Marquis Mulkey, Northern State - 4 interceptions, 13 passes defensed, 35 tackles, one touchdown
Moro led the league with 11 interceptions. 11. That’s a ton. Virgil is second with 7 interceptions, and led the league with 16 breakups. Williams is one the best two-way DB’s in the league, and Mulkey is a playmaker for Northern’s underrated defense.
Braden Wieking, USF - 36-38 XP, 16-19 FG, 84 points
The most accurate kicker in the league, and with the ability to hit from deep. Concordia’s Tom Obarski hit a 59-yarder, and was 2-for-3 on kicks of 50-plus yards, but Wieking was also 2-for-3 from 50 or more, as well as 2-for-3 from 40-49 and 5-for-5 from 30-39.
Drew Behrens, Augustana - 43.0 yards/punt, 40.8 net average, 15 punts inside 20
Behrens’ punting was about more than just getting rid of the ball after a failed drive, it was a weapon for the Vikings. His booming punts routinely altered field position in the Vikings’ favor, and while a lot of D2 punters post nice gross averages by kicking line drives, Behrens boomed high, hanging punts that were virtually never returned. His 40.8 net average was by far the best in the league, as opponents had 83 total yards in returns on his 37 punts.
Wayne’s Randy Weich had a better gross average, but had one kick blocked and gave up 368 yards in returns.
I don’t know if he’s even interested considering what a good student he is, but Drew might have a shot to make it at the next level.
Aaron Roth, Minnesota Duluth
Two touchdowns and a 33.8 average on kickoff returns, 8.2 average on punt returns.
Most Valuable Player
Chris Schaudt, Minnesota State
Defensive ends don’t win MVP awards, but I don’t think you’ll find a more respected player in the NSIC than Schaudt.
Simmons will win offensive player of the year, and there are several candidates for defensive player of the year, but I’m not splitting offense and defense. Just one MVP.
While Schaudt might seem like an out of left field pick, picking him made sense for me. He was the most dominant on the best defense in the league, which led MSU to an 11-0 season. Defense is just as valuable as offense, after all, especially in this league.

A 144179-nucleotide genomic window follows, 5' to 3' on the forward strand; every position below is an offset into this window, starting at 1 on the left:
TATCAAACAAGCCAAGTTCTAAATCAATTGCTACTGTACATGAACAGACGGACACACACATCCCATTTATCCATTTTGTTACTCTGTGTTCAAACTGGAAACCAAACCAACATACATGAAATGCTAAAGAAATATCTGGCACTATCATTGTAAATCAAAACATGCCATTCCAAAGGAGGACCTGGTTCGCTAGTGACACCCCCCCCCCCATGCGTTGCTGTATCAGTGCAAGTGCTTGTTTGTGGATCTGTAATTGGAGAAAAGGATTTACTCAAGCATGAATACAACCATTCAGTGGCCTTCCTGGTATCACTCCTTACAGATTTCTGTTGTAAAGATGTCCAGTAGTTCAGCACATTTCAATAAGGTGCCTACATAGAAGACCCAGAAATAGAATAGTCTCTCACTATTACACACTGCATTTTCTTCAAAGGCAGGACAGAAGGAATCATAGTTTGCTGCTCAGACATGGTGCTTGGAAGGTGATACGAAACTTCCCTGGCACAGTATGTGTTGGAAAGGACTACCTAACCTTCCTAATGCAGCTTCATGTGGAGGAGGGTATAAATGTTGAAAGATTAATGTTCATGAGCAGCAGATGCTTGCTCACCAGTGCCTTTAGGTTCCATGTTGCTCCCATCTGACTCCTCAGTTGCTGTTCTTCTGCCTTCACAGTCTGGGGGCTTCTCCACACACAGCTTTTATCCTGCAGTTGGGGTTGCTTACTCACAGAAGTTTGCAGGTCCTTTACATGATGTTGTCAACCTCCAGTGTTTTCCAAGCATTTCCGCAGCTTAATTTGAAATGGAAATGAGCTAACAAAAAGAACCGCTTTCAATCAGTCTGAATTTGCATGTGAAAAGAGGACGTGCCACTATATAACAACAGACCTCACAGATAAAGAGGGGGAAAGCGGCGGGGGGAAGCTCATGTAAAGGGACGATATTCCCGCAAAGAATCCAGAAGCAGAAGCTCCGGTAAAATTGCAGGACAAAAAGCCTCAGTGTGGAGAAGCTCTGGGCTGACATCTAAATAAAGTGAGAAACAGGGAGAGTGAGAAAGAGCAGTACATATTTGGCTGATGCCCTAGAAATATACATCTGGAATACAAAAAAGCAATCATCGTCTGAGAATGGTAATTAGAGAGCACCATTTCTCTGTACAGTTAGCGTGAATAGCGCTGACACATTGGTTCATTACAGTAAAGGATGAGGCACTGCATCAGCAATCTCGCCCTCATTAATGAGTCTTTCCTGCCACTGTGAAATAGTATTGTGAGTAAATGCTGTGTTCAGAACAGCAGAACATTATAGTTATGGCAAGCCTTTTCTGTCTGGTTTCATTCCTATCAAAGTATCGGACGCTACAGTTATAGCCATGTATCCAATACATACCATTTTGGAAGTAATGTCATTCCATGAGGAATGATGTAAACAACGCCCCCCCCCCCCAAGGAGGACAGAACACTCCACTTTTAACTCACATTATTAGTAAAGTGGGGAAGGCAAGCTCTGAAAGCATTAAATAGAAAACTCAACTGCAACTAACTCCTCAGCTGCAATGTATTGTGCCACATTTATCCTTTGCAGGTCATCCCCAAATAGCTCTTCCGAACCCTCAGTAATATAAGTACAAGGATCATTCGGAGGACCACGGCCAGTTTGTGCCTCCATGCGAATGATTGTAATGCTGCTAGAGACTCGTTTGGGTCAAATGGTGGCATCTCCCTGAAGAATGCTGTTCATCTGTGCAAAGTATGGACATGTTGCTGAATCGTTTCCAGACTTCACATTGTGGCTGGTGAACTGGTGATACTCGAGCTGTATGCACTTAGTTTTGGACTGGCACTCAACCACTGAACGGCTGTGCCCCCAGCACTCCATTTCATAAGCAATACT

The Mavs roared through the NSIC - in particularly the brutal South Division, and that was the biggest story of the season. Though their offense is quite good, MSU’s defense was the key. The NSIC is a heavily offensive league, but the Mavs allowed just 16 points and only 267 yards per game. They allowed just 74 rushing yards per game and 2.4 yards per carry, and 193 passing yards per game. They also allowed a league-low 11 touchdown passes and 6.1 yards per pass play.
The key to that defensive dominance was the defensive line, which was consistently able to pressure the quarterback and stifle the run without relying on the blitz.
After their 52-14 win over Augie, Mike Aldrich lamented how his team “couldn’t block four with five”, and Mavs coach Aaron Keen wasn’t shy about admitting that being able to do that was pretty much their gameplan.
And if you ask people around the league, Schaudt was the Alpha Dog on that unit. Defensive players are hard to judge by the numbers. A good defense isn’t on the field that much, so padding stats is difficult. And if you’re on a good defense, as Schaudt is, you’re sharing what tackles, sacks, etc., there are with other players.
Too many of these awards, to me, are about stats, and stats don’t always tell the same story in football that they do in baseball. If I were to pick an offensive player of the year, it would be Simmons. If I were to pick a defensive player of the year based solely on stats, it would be Zach Moore or Jack Moro.
But for me, Schaudt was the most important player on the most important unit on the best team in the league. That’s an MVP.
Coach of the Year
Aaron Keen, Minnesota State
There’s no overstating the significance of what Jed Stugart did in USF’s first season in the NSIC, but Keen is a no-brainer. He’s technically not even MSU’s head coach. Todd Hoffner retains that title, and who knows, he could eventually be back on the Mankato sideline.
But with Hoffner on administrative leave all season due to the charges against him, offensive coordinator Keen served as acting head coach, and led the Mavs to a perfect season, a top-ten national ranking, the conference title and a playoff berth.
The timing of Hoffner’s departure (days before the season began) could’ve thrown the Maverick season into total disarray, but obviously the exact opposite happened. That’s kind of amazing.
Picking Keen for coach of the year was the easiest call on this entire list.
* Live chat today at 2. Feel free to stop by to tell me how terrible my All-Conference team is, or to talk about anything else.